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arrow_back Reuse Query Scopes & Constraints as a Subquery in Laravel

Protone Media comes up with a package called Laravel Eloquent Scope as Select. This package lets you re-use your query scopes and constraints by adding them as a subquery. So you can stop duplicating your Eloquent query scopes and constraints in PHP.


  • PHP 7.4+
  • Laravel 8.0
  • This package is tested with GitHub Actions using MySQL 5.7, PostgreSQL 10.8, and SQLite.


  • Add a subquery based on a query scope.
  • Add a subquery using a Closure.
  • Shortcuts for calling scopes by using a string or array.
  • Support for more than one subquery.
  • Support for flipping the result.
  • Zero third-party dependencies.


You can install this package via composer by running this command:

composer require protonemedia/laravel-eloquent-scope-as-select

Next, you’ve to add the macro to the query builder, for example, in your AppServiceProvider. By default, the name of the macro is addScopeAsSelect, but you can customize it with the first parameter of the addMacro method.

use ProtoneMedia\LaravelEloquentScopeAsSelect\ScopeAsSelect;

public function boot()

    // or use a custom method name:


Imagine you have a Post Eloquent model with a query scope.

class Post extends Model
    public function scopePublished($query)
        return $query->whereNotNull('published_at');

Now you can fetch all published posts by calling the scope method on the query:

$allPublishedPosts = Post::published()->get();

But what if you want to fetch all posts and then check if the post is published? This scope is quite simple, so you can easily mimic the scope’s outcome by checking the published_at attribute:

Post::get()->each(function (Post $post) {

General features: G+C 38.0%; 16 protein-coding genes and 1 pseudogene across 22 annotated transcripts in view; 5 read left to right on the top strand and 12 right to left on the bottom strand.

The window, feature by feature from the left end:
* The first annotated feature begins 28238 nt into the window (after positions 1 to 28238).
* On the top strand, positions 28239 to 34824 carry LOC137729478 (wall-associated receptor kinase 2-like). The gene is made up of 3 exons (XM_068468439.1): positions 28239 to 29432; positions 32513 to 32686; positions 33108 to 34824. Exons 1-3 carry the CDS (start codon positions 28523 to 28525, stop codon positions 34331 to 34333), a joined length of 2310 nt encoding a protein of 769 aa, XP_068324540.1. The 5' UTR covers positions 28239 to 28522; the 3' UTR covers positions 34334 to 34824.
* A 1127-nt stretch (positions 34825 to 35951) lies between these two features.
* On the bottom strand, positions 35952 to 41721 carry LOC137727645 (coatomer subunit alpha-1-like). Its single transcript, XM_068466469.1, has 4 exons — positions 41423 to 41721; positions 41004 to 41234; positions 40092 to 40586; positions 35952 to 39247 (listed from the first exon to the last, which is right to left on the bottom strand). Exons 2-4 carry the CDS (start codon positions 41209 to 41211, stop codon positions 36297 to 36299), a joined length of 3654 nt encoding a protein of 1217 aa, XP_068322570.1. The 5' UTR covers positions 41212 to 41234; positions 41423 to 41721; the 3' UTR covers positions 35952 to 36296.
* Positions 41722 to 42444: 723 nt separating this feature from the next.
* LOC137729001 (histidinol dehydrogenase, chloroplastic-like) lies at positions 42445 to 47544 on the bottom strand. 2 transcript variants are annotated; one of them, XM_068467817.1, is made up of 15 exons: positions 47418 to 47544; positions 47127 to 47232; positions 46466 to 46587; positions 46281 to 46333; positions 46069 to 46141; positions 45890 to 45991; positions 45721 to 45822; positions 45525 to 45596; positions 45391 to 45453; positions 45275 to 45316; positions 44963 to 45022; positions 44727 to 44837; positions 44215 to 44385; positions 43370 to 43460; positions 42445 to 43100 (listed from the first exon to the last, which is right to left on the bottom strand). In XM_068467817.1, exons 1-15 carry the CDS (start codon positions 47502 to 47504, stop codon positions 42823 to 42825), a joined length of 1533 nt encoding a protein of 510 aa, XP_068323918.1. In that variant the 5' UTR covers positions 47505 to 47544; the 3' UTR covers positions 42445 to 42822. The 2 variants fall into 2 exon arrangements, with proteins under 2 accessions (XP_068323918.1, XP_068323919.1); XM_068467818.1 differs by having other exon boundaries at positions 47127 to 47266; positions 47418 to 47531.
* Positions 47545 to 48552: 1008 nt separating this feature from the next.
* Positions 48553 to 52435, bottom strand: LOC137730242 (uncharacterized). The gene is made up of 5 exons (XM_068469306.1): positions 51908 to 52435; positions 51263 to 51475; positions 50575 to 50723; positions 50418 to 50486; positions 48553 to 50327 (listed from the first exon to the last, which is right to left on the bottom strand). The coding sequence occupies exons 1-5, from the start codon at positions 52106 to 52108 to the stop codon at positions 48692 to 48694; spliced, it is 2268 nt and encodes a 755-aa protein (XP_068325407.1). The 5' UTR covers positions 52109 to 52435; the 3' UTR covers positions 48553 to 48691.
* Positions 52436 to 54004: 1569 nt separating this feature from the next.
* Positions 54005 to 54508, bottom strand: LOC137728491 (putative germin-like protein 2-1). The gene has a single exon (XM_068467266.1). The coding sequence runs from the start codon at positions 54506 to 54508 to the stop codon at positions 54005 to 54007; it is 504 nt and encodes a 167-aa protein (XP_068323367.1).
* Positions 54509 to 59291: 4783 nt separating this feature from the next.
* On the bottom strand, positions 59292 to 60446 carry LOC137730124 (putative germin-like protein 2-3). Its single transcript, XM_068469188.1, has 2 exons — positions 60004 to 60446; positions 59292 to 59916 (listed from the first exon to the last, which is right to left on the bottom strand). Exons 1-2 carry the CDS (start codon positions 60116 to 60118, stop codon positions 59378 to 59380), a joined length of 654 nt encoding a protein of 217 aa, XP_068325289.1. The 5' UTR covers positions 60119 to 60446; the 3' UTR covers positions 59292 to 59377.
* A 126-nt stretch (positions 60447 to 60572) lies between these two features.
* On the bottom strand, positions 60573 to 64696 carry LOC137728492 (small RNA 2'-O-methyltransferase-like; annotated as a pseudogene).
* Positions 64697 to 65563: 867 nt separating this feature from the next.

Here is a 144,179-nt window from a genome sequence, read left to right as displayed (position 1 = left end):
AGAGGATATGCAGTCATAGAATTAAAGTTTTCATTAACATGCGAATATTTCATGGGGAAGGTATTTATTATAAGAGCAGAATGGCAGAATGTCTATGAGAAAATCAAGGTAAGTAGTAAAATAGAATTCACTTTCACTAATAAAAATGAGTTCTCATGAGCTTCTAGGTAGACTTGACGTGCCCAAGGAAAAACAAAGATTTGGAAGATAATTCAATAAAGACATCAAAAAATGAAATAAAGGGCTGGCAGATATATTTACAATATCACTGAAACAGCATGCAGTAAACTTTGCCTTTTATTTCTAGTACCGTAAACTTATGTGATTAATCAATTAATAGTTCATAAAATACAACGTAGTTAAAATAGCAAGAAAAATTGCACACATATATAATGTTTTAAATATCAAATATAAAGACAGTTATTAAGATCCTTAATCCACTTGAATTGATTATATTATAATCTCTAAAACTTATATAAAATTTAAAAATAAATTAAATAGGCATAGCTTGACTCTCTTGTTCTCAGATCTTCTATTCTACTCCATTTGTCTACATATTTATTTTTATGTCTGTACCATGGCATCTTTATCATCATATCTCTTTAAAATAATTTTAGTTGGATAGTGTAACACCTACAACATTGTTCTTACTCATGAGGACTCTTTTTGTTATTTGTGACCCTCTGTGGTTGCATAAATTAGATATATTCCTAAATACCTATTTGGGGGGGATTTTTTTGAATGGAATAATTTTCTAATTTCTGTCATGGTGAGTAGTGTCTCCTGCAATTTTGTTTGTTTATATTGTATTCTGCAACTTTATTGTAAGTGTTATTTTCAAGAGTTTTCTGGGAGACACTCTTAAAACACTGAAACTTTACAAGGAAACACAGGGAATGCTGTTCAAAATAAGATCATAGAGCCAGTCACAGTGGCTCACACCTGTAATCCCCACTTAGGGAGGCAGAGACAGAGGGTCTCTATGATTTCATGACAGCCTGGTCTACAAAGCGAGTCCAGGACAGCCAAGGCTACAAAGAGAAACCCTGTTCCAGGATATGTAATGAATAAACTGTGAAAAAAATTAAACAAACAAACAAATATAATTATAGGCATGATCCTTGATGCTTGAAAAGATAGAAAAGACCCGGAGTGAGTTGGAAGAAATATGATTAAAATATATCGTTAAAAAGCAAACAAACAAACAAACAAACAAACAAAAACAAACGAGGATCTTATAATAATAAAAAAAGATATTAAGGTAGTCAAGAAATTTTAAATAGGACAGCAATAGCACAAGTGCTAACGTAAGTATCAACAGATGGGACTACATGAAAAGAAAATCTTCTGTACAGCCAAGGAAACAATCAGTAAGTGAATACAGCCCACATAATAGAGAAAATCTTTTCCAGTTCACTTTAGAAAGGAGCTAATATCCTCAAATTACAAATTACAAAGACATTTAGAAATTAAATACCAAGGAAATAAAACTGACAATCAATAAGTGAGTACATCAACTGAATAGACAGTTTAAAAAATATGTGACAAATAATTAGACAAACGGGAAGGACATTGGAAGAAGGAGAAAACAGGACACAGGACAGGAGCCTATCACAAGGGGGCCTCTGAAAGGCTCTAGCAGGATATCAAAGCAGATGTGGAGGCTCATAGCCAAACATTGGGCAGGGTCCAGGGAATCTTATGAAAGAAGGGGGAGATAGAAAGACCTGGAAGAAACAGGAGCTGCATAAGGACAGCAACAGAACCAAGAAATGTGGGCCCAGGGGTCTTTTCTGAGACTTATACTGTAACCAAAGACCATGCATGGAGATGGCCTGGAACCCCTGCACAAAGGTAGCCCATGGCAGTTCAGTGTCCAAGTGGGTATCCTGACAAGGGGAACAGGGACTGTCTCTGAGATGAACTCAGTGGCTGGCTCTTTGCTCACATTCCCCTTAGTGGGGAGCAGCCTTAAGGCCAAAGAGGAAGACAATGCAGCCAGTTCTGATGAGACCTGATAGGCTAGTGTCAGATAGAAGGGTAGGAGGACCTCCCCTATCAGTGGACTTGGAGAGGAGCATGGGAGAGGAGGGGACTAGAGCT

$isPublished = !is_null($post->published_at);

This is harder to achieve when scopes get more complicated or when you chain various scopes. Let’s add a relationship and another scope to the Post model:

class Post extends Model
    public function comments()
        return $this->hasMany(Comment::class);

    public function scopePublished($query)
        return $query->whereNotNull('published_at');

    public function scopePublishedInCurrentYear($query)
        return $query->whereYear('published_at', date('Y'));

Using Eloquent, we can fetch all posts from this year with at least ten comments.

$recentPopularPosts = Post::query()
    ->has('comments', '>=', 10)

Great! Now we want to fetch all posts again, and then check if the post was published this year and has at least ten comments.

Post::get()->each(function (Post $post) {
    $isRecentAndPopular = $post->comments()->count() >= 10
        && optional($post->published_at)->isCurrentYear();

Well, you get the idea. This is bound to get messy and you’re duplicating logic as well.

Using the power of this package, you can re-use your scopes when fetching data. The first example (published scope) can be narrowed down to:

$posts = Post::addScopeAsSelect('is_published', function ($query) {

With short closures, a feature which was introduced in PHP 7.4, this can be even shorter:

$posts = Post::addScopeAsSelect('is_published', fn ($query) => $query->published())->get();

This package has a lot more details with code examples, If you want to get the documentation and source code you can visit Github.

Published at : 27-01-2022

Author : Rizwan Aslam
Rizwan Aslam

I am a highly results-driven professional with 12+ years of collective experience in the grounds of web application development especially in laravel, native android application development in java, and desktop application development in the dot net framework. Now managing a team of expert developers at Codebrisk.

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